CitationDownload as .RIS
Emerald Group Publishing Limited
Copyright © 2009, Emerald Group Publishing Limited
Light weight Belite aircraft completes successful first flight
Article Type: Mini features From: Aircraft Engineering and Aerospace Technology: An International Journal, Volume 81, Issue 6
Piloted by James Wiebe, who designed it to comply with FAR Part 103 weight and regulatory requirements, the new Belite aircraft recently made a successful first flight. Officially, unveiled on June 30, the Belite is a single place airplane that incorporates the use of proprietary, lightweight carbon fiber material in the fabrication of struts, ribs and wing spar. It provides the flight characteristics and handling of an airplane while operating under Federal Aviation Administration (FAA) guidelines that allow it to be flown without a pilot's license.
After an initial circuit of the pattern at Wichita's Colonel James M. Jabara Airport (AAO), Wiebe conducted additional flight and handling characteristics tests during a 90 min session that also included several takeoffs and landings.
For the initial flight, the Belite was powered by a 28 hp MZ-34 engine. Plans call for the installation of larger, more powerful engine prior to the upcoming Experimental Aircraft Association AirVenture Fly-In in Oshkosh, Wisconsin at the end of this month. Though flown with a lower power engine and without the cowling installed, the Belite cruised at approximately 54 miles/h. Wiebe subsequently recorded a stall speed of 27 miles/h. The airplane also features an electrical system, MicroAir transceiver, transponder, fuel gauge and a gizmo dock for a Garmin 496 in its panel.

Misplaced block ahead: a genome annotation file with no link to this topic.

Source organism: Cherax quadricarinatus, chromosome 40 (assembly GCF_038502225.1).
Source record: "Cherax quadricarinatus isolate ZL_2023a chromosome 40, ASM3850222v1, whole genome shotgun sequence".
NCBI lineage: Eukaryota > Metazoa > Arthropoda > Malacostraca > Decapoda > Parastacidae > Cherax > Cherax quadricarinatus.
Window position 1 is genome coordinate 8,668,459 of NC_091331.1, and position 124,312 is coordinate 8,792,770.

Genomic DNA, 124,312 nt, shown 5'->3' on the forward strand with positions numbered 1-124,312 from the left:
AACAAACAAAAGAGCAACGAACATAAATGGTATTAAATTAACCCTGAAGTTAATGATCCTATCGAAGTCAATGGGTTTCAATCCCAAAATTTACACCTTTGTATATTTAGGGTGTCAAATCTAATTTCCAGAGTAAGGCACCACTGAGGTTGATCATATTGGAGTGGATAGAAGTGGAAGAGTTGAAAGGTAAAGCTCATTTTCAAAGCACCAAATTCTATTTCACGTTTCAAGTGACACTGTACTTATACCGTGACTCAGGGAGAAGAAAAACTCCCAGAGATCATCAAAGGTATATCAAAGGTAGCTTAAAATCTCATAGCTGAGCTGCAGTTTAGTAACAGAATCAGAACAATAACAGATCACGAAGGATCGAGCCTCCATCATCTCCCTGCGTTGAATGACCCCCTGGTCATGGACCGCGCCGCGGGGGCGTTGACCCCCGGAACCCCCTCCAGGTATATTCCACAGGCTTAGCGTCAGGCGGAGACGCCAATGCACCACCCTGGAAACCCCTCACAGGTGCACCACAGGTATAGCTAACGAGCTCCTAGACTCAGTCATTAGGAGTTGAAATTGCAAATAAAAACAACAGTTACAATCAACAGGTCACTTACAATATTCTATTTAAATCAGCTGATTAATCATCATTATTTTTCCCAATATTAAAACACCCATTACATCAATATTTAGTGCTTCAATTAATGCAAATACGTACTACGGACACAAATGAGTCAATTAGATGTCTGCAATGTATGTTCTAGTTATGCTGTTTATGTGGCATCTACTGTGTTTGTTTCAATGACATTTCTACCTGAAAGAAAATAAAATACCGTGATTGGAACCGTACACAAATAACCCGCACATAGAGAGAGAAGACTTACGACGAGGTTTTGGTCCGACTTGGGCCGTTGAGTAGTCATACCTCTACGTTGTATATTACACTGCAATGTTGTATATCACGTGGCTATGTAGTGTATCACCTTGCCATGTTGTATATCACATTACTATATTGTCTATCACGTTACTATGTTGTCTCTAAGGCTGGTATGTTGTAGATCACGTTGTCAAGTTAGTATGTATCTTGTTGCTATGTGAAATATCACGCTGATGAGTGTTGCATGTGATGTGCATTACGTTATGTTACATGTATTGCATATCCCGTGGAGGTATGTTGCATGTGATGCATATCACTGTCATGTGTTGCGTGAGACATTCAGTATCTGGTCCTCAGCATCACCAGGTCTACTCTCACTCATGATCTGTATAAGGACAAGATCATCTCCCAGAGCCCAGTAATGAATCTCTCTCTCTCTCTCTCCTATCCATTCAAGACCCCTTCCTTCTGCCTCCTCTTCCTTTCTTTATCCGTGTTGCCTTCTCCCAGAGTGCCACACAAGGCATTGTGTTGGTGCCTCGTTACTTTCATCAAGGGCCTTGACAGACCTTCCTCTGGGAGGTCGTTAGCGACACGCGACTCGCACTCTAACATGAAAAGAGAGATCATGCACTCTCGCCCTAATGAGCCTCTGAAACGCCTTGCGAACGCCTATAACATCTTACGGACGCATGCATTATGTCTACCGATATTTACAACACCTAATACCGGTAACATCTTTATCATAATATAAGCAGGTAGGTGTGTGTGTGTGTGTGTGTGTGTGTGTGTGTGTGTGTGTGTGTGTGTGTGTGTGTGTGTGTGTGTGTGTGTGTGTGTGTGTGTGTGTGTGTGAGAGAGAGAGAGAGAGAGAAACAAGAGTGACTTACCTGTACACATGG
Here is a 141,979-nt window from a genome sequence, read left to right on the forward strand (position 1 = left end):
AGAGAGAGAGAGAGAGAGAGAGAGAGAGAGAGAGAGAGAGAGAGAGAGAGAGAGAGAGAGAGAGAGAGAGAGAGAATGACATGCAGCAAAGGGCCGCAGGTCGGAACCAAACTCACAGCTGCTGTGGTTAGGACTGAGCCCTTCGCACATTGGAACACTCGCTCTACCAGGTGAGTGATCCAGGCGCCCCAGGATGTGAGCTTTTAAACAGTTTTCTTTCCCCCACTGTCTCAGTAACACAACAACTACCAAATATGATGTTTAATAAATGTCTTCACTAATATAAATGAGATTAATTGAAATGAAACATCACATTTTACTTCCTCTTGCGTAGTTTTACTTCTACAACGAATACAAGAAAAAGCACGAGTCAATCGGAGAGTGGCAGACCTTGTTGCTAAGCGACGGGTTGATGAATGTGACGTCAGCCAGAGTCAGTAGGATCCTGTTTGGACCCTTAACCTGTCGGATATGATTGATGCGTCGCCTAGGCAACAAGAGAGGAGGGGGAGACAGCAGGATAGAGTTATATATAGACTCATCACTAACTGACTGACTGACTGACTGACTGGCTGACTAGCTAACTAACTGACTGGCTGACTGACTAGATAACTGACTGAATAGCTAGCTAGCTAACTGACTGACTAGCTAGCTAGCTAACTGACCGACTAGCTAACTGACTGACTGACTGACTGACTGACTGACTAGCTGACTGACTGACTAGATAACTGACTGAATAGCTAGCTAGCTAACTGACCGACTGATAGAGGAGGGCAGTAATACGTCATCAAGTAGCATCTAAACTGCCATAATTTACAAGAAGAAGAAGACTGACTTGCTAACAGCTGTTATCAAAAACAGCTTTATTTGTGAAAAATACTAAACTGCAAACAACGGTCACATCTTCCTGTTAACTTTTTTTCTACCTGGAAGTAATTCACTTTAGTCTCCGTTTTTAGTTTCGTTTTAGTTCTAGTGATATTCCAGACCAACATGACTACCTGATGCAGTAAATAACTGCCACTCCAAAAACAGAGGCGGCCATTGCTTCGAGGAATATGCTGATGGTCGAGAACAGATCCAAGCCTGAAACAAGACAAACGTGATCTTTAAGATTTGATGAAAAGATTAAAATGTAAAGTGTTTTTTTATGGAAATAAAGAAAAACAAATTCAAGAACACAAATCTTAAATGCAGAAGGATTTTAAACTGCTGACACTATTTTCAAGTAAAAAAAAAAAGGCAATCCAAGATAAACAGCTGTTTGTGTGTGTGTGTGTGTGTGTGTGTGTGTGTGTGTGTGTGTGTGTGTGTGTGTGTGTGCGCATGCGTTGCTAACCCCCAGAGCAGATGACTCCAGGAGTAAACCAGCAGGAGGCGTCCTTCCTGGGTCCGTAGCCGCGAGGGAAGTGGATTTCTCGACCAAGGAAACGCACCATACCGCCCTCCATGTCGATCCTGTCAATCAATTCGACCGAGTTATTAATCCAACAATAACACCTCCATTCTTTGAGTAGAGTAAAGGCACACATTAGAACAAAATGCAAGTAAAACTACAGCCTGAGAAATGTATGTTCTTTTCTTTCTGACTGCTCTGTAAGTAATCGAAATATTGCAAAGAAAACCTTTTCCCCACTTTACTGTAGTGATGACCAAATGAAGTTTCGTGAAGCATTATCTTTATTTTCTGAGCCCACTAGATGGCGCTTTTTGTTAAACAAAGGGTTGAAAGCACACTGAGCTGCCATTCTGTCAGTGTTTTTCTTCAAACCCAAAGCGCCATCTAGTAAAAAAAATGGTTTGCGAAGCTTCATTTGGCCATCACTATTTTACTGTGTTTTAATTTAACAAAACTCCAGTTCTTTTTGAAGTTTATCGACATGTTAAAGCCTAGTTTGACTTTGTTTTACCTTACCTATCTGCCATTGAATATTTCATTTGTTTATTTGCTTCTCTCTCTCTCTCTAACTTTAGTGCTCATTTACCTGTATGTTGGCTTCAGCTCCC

“Flying the Belite for the first time was, for me, an extremely memorable event. While the rest of the country was focused on celebrating independence, I was experiencing it, making lazy circles in the sky above Jabara Airport,” Wiebe observed. “I have never flown in an airplane I built or on which I have designed critical structures before, so this definitely ranks among my most thrilling flying experiences.”
Wiebe had previously conducted high-speed taxi tests and had lifted the gear-off the ground, but had not actually maneuvered or climbed out of ground effect until the evening of July 4. “Once it was airborne, the airplane handled well. With the rear windows we have engineered into the fuselage and the transparent ‘turtle’ deck, the pilot has 360-degree visibility. As flown, the airplane weighed approximately 245 pounds and that included the optional rear window and a full VFR panel. It was especially impressive on landing because it practically hovers before touchdown and can be stopped within a very short distance,” he noted (Figure 1).
For further information, please visit the web site: www.beliteaircraft.com